agroforestry question

truffler1635 at truffler1635 at
Sun Jan 23 15:34:01 EST 2000

In article <25214-388A8E6D-16 at>,
  TREEFARMER at wrote:
> Todd we grow corn and soybeans, the only marginally profitable row crops
> left in Midwestern agriculture. When we got out of cattle over 20 years
> ago we planted the pastures to trees. At the time we went by soil types
> and didn't pay much attention to seeps as they were hard to detect in
> pasture situations. In addition we were in a dry cycle and many didn't
> appear until the next wet cycle. In many cases the areas were small.
> What seems to be the pattern is that small seedlings are affected long
> before their roots even reach the 1-2' depths. The spots are always the
> same. At this point, due to GPS yield mapping, one can pinpoint where
> the best and worse areas of the fields will be regardless of the
> weather. The seeps will be worse even in times of drought.
Perhaps you should consider using other tree species in these seep
areas. Locally in Oregon (where the water is always coming down) wet
areas have different tree species than drier/rockier/better drained
sites. Ponderosa pine is one species that tolerates damp ground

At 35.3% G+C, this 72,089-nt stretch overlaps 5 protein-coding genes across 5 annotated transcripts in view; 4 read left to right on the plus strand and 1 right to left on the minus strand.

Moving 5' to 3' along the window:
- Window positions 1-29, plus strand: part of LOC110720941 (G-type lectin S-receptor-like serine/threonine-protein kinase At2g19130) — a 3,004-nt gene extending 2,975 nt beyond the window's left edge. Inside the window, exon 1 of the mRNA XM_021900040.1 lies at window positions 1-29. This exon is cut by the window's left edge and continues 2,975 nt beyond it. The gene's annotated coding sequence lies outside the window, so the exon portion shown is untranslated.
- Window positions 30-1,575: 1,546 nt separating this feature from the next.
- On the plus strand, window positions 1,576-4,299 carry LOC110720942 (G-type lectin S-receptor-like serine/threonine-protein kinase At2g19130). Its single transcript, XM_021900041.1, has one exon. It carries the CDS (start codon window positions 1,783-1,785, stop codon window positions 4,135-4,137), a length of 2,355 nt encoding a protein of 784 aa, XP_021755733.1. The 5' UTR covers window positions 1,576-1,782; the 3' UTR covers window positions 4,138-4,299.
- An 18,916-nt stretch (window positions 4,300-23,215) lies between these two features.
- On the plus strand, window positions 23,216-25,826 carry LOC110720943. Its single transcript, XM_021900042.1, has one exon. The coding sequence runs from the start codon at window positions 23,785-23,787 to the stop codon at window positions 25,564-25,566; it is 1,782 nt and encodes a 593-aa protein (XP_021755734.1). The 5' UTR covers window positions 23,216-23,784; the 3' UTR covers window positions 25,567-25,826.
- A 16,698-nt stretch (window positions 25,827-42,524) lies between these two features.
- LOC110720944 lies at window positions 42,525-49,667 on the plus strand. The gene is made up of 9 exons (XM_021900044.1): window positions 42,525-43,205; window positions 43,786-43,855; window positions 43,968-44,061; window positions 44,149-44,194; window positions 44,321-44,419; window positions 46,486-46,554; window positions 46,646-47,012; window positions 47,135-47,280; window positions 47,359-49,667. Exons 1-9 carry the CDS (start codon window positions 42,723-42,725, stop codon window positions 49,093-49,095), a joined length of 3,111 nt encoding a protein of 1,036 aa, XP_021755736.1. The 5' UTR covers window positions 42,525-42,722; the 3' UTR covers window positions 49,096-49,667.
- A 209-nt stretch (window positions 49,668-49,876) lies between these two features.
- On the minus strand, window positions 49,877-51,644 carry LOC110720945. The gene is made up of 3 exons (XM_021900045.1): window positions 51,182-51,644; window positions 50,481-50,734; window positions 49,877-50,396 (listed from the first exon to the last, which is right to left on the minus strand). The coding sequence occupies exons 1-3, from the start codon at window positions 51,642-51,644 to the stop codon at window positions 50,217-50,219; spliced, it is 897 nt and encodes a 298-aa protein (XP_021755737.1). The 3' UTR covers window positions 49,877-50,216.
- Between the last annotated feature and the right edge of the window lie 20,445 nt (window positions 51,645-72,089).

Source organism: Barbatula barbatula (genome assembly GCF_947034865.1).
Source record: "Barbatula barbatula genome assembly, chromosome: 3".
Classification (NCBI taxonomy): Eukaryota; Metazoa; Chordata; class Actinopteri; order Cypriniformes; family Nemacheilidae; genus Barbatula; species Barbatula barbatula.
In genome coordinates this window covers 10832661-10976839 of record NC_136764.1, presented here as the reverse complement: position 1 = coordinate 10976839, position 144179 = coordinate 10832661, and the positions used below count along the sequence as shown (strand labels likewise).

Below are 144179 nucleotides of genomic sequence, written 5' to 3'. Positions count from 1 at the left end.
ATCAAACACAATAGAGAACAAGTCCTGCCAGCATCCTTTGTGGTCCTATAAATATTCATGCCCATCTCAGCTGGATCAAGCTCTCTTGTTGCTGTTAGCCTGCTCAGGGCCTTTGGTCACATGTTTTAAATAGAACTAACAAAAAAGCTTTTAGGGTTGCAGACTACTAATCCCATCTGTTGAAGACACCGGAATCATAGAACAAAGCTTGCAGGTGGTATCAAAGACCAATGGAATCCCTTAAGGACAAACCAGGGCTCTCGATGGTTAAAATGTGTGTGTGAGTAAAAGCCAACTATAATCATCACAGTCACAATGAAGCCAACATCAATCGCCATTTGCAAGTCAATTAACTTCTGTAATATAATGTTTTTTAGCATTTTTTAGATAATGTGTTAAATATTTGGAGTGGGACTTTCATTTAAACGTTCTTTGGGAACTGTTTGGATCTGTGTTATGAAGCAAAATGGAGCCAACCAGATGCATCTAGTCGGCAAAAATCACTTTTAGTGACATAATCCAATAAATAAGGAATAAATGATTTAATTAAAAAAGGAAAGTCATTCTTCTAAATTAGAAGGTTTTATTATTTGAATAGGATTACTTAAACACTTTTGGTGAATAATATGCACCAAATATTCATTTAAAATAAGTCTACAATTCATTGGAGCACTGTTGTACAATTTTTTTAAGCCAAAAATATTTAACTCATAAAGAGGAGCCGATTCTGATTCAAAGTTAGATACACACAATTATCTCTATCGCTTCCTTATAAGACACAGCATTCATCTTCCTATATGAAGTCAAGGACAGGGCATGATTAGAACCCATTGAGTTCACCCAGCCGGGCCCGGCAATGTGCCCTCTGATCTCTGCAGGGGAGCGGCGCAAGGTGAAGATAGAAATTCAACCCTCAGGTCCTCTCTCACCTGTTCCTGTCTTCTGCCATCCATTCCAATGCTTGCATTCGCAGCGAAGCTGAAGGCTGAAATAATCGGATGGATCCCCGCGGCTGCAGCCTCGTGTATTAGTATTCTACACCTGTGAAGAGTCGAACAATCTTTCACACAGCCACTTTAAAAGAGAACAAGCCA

surprisingly well. Cottonwood, willow, poplar, will cause a lot of water
loss through transpiration and faster growth, which should cause at
least some of the excess water to be decreased, and increase the range
of productive soils for Black walnut.

It will also cause species diversity, and _could_ result in other crops
from the same lands without harvesting trees. Many saprophytic fungi
such as shiitake (Lentinula edodes), oyster (Pleurotus ostreatus),
morels (Morchella sps) and others prefer these wet-area trees (and
especially pruned branches) to Black walnut. Increased biomass from
these trees may actually elevate soil levels near seeps. But you may
consider putting bales of straw in the same areas. I've had good
production of blewitt mushrooms using soggy bales of wheat or oat straw
as substrates. Plus the nutrients left in the straw becomes readily
available to the trees growing in the area, acting as a natural sponge
and increasing humus in the soil for at least 2 years. I'll bet that
will increase tree growth over the next 5 years.

Daniel B. Wheeler

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